The study also found that when people feel — at any age — that their life has meaning, they tend to be healthier, both mentally and physically. Older people (those over age 60) who say their life has meaning also tend to have stronger cognitive skills.
On the other hand, when people are still searching for meaning in life, their psychological health — and their cognitive skills if they are over age 60 — tend to be poorer, the study reports.
“Many think about the meaning and purpose in life from a philosophical perspective, but meaning in life is associated with better health, wellness and perhaps longevity,” said Dr. Dilip Jeste, the study’s senior author, in a released statement. Jeste is senior associate dean for the Center for Healthy Aging at the University of California, San Diego School of Medicine.
“When you find more meaning in life, you become more contented, whereas if you don’t have purpose in life and are searching for it unsuccessfully, you will feel much more stressed out,” he added.
Filling out questionnaires
The study is based on data collected from 1,042 adults, aged 21 to 100-plus (average age: 66), who were part of a larger study on aging being conducted in San Diego County. All the participants were living “in the community” (not in a nursing home or other type of care facility), and none had dementia or a terminal illness.
During phone interviews, the participants were asked a variety of questions, including ones designed to measure whether they had found or were still searching for meaning in life. They were asked, for example, to rate on a scale of 1 (absolutely untrue) to 5 (absolutely true) such statements as “I am seeking a purpose or mission for my life” and “I have discovered a satisfying life purpose.”
Other questions assessed the participants’ physical and mental health. Still others were used to screen for cognitive abilities.
The researchers divided the participants into two age groups: those 60 and younger and those 61 and older. (One of the more noteworthy aspects of this study is its inclusion of a large number of older adults. As the study’s authors point out, that age group has been underrepresented in most previous research on the relationship between meaning of life and health.)
Overall, the study’s participants reported their lives to be meaningful, with scores generally above the midpoint of the assessment’s scale. When the scores were plotted by age, they revealed an inverted U-shaped curve, with the top of the curve occurring around age 60.
In other words, that was the age when participants were most likely to say their life had purpose and meaning.
Conversely, the search for meaning in life had a U-shaped relationship with age, with the highest points of the curve appearing both early and late (past age 60) in adulthood.
“When you are young, like in your twenties, you are unsure about your career, a life partner and who you are as a person,” said Jeste. “You are searching for meaning in life. As you start to get into your thirties, forties and fifties, you have more established relationships, maybe you are married and have a family and you’re settled in a career. The search decreases as the meaning in life increases.”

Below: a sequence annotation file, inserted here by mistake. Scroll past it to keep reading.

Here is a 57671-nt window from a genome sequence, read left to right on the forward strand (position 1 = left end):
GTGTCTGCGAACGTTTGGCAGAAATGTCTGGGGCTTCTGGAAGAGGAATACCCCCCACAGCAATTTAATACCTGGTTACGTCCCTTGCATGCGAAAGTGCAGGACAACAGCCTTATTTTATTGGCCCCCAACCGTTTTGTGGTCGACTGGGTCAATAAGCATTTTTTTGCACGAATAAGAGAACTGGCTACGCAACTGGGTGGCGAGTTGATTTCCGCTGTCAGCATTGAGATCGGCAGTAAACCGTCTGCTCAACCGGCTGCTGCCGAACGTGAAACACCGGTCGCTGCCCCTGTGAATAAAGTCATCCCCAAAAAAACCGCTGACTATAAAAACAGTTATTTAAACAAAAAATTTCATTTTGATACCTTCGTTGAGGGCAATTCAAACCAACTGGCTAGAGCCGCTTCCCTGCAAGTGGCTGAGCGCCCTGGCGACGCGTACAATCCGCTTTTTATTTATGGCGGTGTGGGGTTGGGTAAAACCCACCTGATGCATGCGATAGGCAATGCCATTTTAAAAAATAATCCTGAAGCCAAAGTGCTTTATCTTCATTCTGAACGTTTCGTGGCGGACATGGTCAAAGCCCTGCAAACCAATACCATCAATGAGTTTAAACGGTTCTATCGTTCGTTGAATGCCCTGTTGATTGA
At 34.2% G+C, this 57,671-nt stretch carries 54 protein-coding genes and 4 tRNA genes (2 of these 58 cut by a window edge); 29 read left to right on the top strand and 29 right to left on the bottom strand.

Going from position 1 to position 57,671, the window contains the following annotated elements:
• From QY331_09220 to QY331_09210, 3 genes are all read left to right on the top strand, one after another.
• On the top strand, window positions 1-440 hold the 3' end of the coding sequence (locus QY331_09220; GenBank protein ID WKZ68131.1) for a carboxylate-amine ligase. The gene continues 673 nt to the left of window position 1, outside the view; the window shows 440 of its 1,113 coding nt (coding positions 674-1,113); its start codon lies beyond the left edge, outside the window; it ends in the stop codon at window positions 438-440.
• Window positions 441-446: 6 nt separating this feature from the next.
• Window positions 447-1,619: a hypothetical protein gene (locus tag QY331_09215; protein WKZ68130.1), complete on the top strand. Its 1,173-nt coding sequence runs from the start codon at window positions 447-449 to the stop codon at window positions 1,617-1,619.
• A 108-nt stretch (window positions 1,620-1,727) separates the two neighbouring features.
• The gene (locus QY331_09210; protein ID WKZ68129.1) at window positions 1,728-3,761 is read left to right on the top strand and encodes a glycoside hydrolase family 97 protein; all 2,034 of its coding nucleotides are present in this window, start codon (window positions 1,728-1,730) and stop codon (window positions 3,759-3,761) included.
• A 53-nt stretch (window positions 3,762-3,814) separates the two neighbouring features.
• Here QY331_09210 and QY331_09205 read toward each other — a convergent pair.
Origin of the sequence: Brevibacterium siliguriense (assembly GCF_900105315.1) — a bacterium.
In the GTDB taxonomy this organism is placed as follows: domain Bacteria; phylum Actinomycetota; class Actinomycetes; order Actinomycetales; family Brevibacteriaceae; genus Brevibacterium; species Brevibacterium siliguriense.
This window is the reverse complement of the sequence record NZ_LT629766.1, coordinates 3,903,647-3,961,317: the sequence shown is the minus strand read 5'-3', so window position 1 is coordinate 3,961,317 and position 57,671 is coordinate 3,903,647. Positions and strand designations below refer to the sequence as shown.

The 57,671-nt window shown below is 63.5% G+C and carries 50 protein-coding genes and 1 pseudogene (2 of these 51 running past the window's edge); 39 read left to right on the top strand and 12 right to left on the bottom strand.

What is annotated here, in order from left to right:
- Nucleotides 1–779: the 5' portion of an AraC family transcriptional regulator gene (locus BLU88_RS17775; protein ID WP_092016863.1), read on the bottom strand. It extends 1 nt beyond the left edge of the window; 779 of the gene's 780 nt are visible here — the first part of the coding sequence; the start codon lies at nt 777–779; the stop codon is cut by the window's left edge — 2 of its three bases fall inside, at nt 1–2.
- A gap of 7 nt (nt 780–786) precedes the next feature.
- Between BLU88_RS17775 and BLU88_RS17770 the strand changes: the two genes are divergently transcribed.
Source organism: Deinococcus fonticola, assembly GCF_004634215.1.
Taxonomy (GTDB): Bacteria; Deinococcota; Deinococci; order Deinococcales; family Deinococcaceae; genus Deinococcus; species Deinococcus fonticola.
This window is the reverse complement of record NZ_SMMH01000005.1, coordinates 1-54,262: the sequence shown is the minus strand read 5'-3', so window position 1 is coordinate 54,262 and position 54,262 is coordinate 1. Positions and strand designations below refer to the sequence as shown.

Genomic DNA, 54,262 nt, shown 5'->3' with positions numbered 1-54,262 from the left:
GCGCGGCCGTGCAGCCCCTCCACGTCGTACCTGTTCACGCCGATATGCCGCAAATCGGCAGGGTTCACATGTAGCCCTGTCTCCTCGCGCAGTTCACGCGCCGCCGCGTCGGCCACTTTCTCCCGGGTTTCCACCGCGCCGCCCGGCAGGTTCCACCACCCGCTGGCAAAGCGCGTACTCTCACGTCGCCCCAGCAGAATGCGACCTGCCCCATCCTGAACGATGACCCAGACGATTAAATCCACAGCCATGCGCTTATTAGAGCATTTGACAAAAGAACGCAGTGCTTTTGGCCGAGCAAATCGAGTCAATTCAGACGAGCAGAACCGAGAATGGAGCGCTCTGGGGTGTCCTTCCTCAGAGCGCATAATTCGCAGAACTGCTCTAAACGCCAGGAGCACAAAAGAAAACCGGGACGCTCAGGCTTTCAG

“After age 60, things begin to change,” he continued. “People retire from their job and start to lose their identity. They start to develop health issues and some of their friends and family begin to pass away. They start searching for the meaning in life again because the meaning they once had has changed.”
The data also revealed a significant association between the presence of a sense of purpose in life and better physical and mental well-being, as well as better cognitive functioning among people older than 60.
Searching for a purpose in life was associated with poorer mental well-being — and with poorer cognitive function after age 60.
“These findings are consistent with prior literature both in terms of the direction and the strength of the associations,” the researchers write.
Limitations and implications
The study comes with plenty of caveats. Participants self-reported their physical and mental health, and such reports may not be entirely accurate. In addition, all the participants lived in San Diego County. The study’s results may not be applicable to people living in other geographical areas.
Most important, this was an observational study, which means it can’t prove a direct connection between meaning in life and better health. Other factors, not identified in the research, might also explain the results.
Still, the study supports previous research that has found people who perceive their lives to be meaningful tend to score higher on a variety of measures of psychological and physical health.
“The medical field is beginning to recognize that meaning in life is a clinically relevant and potentially modifiable factor, which can be targeted to enhance the well-being and functioning of patients,” said Dr. Awais Aftab, the study’s lead author and a former fellow in the department of psychiatry at UC San Diego, in a released statement. “We anticipate that our findings will serve as building blocks for the development of new interventions for patients searching for purpose.”
FMI: You’ll find an abstract of the study on the Journal of Clinical Psychiatry website, but the full study is behind a paywall.